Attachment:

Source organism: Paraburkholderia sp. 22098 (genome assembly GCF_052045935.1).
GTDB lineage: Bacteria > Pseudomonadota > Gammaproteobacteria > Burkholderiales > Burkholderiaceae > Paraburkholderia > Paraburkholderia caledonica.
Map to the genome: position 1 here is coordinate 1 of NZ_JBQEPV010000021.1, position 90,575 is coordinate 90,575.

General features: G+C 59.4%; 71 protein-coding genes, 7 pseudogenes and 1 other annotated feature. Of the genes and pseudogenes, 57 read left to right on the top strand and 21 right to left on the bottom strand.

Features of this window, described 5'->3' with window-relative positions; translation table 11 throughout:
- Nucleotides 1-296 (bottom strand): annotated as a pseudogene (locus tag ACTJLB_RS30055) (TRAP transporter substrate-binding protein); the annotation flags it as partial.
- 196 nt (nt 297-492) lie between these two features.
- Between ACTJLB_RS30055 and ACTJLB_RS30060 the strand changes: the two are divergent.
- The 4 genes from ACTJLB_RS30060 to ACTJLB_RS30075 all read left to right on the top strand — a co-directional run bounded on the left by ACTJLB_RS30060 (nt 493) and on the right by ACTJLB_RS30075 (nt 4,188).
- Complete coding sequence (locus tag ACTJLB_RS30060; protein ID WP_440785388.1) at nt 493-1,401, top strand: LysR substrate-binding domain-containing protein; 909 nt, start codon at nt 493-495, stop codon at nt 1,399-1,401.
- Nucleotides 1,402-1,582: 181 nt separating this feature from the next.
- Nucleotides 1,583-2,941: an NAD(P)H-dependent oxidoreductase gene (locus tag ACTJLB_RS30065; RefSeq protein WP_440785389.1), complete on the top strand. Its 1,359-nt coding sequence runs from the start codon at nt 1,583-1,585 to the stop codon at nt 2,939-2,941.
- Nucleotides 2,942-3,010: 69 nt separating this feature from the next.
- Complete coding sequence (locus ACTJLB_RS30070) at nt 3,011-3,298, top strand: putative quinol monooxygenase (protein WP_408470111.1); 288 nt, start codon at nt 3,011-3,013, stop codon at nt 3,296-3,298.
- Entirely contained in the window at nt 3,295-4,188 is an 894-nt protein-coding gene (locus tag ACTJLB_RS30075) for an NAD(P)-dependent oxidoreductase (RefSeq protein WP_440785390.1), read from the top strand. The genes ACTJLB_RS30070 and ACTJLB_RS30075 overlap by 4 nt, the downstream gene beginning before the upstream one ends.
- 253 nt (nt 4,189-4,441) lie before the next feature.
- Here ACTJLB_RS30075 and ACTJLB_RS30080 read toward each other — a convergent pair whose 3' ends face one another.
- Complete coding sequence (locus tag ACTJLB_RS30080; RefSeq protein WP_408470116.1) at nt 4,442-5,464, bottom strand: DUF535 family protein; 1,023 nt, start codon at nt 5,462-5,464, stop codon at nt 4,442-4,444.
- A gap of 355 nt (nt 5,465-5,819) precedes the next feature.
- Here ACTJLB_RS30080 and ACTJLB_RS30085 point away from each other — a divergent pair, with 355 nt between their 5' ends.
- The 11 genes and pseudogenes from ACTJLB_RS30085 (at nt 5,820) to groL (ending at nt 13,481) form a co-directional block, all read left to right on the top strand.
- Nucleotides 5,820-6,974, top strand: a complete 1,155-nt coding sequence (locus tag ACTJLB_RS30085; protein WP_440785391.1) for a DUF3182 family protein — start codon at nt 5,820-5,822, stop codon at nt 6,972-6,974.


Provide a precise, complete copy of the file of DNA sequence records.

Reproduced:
Source organism: Paraburkholderia sp. 22098 (genome assembly GCF_052045935.1).
GTDB lineage: Bacteria > Pseudomonadota > Gammaproteobacteria > Burkholderiales > Burkholderiaceae > Paraburkholderia > Paraburkholderia caledonica.
Map to the genome: position 1 here is coordinate 1 of NZ_JBQEPV010000021.1, position 90,575 is coordinate 90,575.

General features: G+C 59.4%; 71 protein-coding genes, 7 pseudogenes and 1 other annotated feature. Of the genes and pseudogenes, 57 read left to right on the top strand and 21 right to left on the bottom strand.

Features of this window, described 5'->3' with window-relative positions; translation table 11 throughout:
- Nucleotides 1-296 (bottom strand): annotated as a pseudogene (locus tag ACTJLB_RS30055) (TRAP transporter substrate-binding protein); the annotation flags it as partial.
- 196 nt (nt 297-492) lie between these two features.
- Between ACTJLB_RS30055 and ACTJLB_RS30060 the strand changes: the two are divergent.
- The 4 genes from ACTJLB_RS30060 to ACTJLB_RS30075 all read left to right on the top strand — a co-directional run bounded on the left by ACTJLB_RS30060 (nt 493) and on the right by ACTJLB_RS30075 (nt 4,188).
- Complete coding sequence (locus tag ACTJLB_RS30060; protein ID WP_440785388.1) at nt 493-1,401, top strand: LysR substrate-binding domain-containing protein; 909 nt, start codon at nt 493-495, stop codon at nt 1,399-1,401.
- Nucleotides 1,402-1,582: 181 nt separating this feature from the next.
- Nucleotides 1,583-2,941: an NAD(P)H-dependent oxidoreductase gene (locus tag ACTJLB_RS30065; RefSeq protein WP_440785389.1), complete on the top strand. Its 1,359-nt coding sequence runs from the start codon at nt 1,583-1,585 to the stop codon at nt 2,939-2,941.
- Nucleotides 2,942-3,010: 69 nt separating this feature from the next.
- Complete coding sequence (locus ACTJLB_RS30070) at nt 3,011-3,298, top strand: putative quinol monooxygenase (protein WP_408470111.1); 288 nt, start codon at nt 3,011-3,013, stop codon at nt 3,296-3,298.
- Entirely contained in the window at nt 3,295-4,188 is an 894-nt protein-coding gene (locus tag ACTJLB_RS30075) for an NAD(P)-dependent oxidoreductase (RefSeq protein WP_440785390.1), read from the top strand. The genes ACTJLB_RS30070 and ACTJLB_RS30075 overlap by 4 nt, the downstream gene beginning before the upstream one ends.
- 253 nt (nt 4,189-4,441) lie before the next feature.
- Here ACTJLB_RS30075 and ACTJLB_RS30080 read toward each other — a convergent pair whose 3' ends face one another.
- Complete coding sequence (locus tag ACTJLB_RS30080; RefSeq protein WP_408470116.1) at nt 4,442-5,464, bottom strand: DUF535 family protein; 1,023 nt, start codon at nt 5,462-5,464, stop codon at nt 4,442-4,444.
- A gap of 355 nt (nt 5,465-5,819) precedes the next feature.
- Here ACTJLB_RS30080 and ACTJLB_RS30085 point away from each other — a divergent pair, with 355 nt between their 5' ends.
- The 11 genes and pseudogenes from ACTJLB_RS30085 (at nt 5,820) to groL (ending at nt 13,481) form a co-directional block, all read left to right on the top strand.
- Nucleotides 5,820-6,974, top strand: a complete 1,155-nt coding sequence (locus tag ACTJLB_RS30085; protein WP_440785391.1) for a DUF3182 family protein — start codon at nt 5,820-5,822, stop codon at nt 6,972-6,974.